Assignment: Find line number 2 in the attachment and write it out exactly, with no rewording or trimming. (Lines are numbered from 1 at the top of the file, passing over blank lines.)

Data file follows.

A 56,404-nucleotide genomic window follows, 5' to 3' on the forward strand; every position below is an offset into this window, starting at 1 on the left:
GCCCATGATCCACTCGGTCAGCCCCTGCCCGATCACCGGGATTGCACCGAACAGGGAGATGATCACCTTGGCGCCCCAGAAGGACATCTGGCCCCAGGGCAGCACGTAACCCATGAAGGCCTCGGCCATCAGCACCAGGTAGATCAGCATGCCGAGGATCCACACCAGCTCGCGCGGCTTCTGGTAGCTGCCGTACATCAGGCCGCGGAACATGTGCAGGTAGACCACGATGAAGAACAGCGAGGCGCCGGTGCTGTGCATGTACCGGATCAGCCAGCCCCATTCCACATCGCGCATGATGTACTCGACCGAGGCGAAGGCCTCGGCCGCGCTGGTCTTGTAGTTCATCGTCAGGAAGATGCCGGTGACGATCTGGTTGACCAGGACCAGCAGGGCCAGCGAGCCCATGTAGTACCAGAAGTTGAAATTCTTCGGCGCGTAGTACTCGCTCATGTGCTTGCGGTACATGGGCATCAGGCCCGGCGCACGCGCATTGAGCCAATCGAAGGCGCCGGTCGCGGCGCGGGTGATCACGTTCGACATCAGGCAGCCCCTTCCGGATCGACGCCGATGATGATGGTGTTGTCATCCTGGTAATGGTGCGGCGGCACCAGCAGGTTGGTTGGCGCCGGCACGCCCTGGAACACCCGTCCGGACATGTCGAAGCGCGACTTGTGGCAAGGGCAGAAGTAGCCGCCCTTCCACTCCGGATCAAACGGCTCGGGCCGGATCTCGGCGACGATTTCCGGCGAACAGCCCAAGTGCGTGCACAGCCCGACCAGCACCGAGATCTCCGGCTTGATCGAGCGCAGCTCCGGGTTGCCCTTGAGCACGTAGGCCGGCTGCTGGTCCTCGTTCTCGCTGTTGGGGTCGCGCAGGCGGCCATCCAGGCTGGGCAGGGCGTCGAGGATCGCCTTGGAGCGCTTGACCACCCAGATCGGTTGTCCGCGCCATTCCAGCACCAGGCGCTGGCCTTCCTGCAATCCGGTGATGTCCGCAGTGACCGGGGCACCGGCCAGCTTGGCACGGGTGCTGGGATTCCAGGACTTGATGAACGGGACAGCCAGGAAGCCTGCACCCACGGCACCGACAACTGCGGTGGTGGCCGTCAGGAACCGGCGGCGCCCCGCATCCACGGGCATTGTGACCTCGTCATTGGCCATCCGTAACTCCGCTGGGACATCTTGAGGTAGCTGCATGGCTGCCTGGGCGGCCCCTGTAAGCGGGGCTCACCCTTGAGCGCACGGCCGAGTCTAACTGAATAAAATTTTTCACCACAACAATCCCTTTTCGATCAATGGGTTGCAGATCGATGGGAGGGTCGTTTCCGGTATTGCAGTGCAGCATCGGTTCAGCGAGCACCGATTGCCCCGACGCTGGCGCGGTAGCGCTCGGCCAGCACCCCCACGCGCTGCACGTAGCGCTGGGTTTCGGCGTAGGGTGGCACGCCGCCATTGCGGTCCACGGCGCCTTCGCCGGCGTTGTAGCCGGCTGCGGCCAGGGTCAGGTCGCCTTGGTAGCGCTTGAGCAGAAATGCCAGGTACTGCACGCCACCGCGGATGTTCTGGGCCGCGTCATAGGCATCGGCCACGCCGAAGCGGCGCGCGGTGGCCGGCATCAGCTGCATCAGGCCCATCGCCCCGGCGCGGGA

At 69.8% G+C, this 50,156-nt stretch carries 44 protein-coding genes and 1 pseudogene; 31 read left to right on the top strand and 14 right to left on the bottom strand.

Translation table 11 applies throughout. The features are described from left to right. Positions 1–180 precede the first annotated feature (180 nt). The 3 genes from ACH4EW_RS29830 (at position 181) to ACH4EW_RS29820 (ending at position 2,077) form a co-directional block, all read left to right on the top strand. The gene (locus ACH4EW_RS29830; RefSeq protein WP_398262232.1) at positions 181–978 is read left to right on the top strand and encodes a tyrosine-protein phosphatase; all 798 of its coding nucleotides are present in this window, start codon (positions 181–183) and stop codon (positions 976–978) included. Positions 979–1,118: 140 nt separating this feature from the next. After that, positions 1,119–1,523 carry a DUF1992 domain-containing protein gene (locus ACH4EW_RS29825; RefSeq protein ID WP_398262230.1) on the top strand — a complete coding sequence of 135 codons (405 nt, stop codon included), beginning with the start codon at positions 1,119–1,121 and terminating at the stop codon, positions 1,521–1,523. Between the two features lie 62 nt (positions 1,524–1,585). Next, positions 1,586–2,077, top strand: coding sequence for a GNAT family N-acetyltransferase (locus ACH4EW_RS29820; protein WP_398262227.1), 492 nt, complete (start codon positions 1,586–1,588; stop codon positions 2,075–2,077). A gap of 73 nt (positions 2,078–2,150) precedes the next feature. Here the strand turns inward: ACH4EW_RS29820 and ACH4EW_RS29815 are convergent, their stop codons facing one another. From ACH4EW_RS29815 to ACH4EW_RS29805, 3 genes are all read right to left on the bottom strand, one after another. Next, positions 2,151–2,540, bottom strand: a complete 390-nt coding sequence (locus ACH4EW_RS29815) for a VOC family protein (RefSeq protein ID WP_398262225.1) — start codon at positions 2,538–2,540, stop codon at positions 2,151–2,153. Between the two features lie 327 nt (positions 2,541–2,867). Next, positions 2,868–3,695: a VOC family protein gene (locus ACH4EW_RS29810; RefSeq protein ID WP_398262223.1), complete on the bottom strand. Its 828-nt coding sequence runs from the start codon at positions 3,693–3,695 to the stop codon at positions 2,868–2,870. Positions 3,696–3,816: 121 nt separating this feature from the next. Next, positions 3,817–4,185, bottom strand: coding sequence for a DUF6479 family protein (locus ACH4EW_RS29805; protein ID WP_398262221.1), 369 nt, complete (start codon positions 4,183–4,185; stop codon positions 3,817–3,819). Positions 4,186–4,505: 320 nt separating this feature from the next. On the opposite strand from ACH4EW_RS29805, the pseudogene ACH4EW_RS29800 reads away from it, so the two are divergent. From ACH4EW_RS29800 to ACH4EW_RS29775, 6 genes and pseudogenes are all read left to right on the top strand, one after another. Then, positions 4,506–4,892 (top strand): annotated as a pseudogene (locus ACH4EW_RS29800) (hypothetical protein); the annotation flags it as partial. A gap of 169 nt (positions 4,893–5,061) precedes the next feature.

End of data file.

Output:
GCCCATGATCCACTCGGTCAGCCCCTGCCCGATCACCGGGATTGCACCGAACAGGGAGATGATCACCTTGGCGCCCCAGAAGGACATCTGGCCCCAGGGCAGCACGTAACCCATGAAGGCCTCGGCCATCAGCACCAGGTAGATCAGCATGCCGAGGATCCACACCAGCTCGCGCGGCTTCTGGTAGCTGCCGTACATCAGGCCGCGGAACATGTGCAGGTAGACCACGATGAAGAACAGCGAGGCGCCGGTGCTGTGCATGTACCGGATCAGCCAGCCCCATTCCACATCGCGCATGATGTACTCGACCGAGGCGAAGGCCTCGGCCGCGCTGGTCTTGTAGTTCATCGTCAGGAAGATGCCGGTGACGATCTGGTTGACCAGGACCAGCAGGGCCAGCGAGCCCATGTAGTACCAGAAGTTGAAATTCTTCGGCGCGTAGTACTCGCTCATGTGCTTGCGGTACATGGGCATCAGGCCCGGCGCACGCGCATTGAGCCAATCGAAGGCGCCGGTCGCGGCGCGGGTGATCACGTTCGACATCAGGCAGCCCCTTCCGGATCGACGCCGATGATGATGGTGTTGTCATCCTGGTAATGGTGCGGCGGCACCAGCAGGTTGGTTGGCGCCGGCACGCCCTGGAACACCCGTCCGGACATGTCGAAGCGCGACTTGTGGCAAGGGCAGAAGTAGCCGCCCTTCCACTCCGGATCAAACGGCTCGGGCCGGATCTCGGCGACGATTTCCGGCGAACAGCCCAAGTGCGTGCACAGCCCGACCAGCACCGAGATCTCCGGCTTGATCGAGCGCAGCTCCGGGTTGCCCTTGAGCACGTAGGCCGGCTGCTGGTCCTCGTTCTCGCTGTTGGGGTCGCGCAGGCGGCCATCCAGGCTGGGCAGGGCGTCGAGGATCGCCTTGGAGCGCTTGACCACCCAGATCGGTTGTCCGCGCCATTCCAGCACCAGGCGCTGGCCTTCCTGCAATCCGGTGATGTCCGCAGTGACCGGGGCACCGGCCAGCTTGGCACGGGTGCTGGGATTCCAGGACTTGATGAACGGGACAGCCAGGAAGCCTGCACCCACGGCACCGACAACTGCGGTGGTGGCCGTCAGGAACCGGCGGCGCCCCGCATCCACGGGCATTGTGACCTCGTCATTGGCCATCCGTAACTCCGCTGGGACATCTTGAGGTAGCTGCATGGCTGCCTGGGCGGCCCCTGTAAGCGGGGCTCACCCTTGAGCGCACGGCCGAGTCTAACTGAATAAAATTTTTCACCACAACAATCCCTTTTCGATCAATGGGTTGCAGATCGATGGGAGGGTCGTTTCCGGTATTGCAGTGCAGCATCGGTTCAGCGAGCACCGATTGCCCCGACGCTGGCGCGGTAGCGCTCGGCCAGCACCCCCACGCGCTGCACGTAGCGCTGGGTTTCGGCGTAGGGTGGCACGCCGCCATTGCGGTCCACGGCGCCTTCGCCGGCGTTGTAGCCGGCTGCGGCCAGGGTCAGGTCGCCTTGGTAGCGCTTGAGCAGAAATGCCAGGTACTGCACGCCACCGCGGATGTTCTGGGCCGCGTCATAGGCATCGGCCACGCCGAAGCGGCGCGCGGTGGCCGGCATCAGCTGCATCAGGCCCATCGCCCCGGCGCGGGA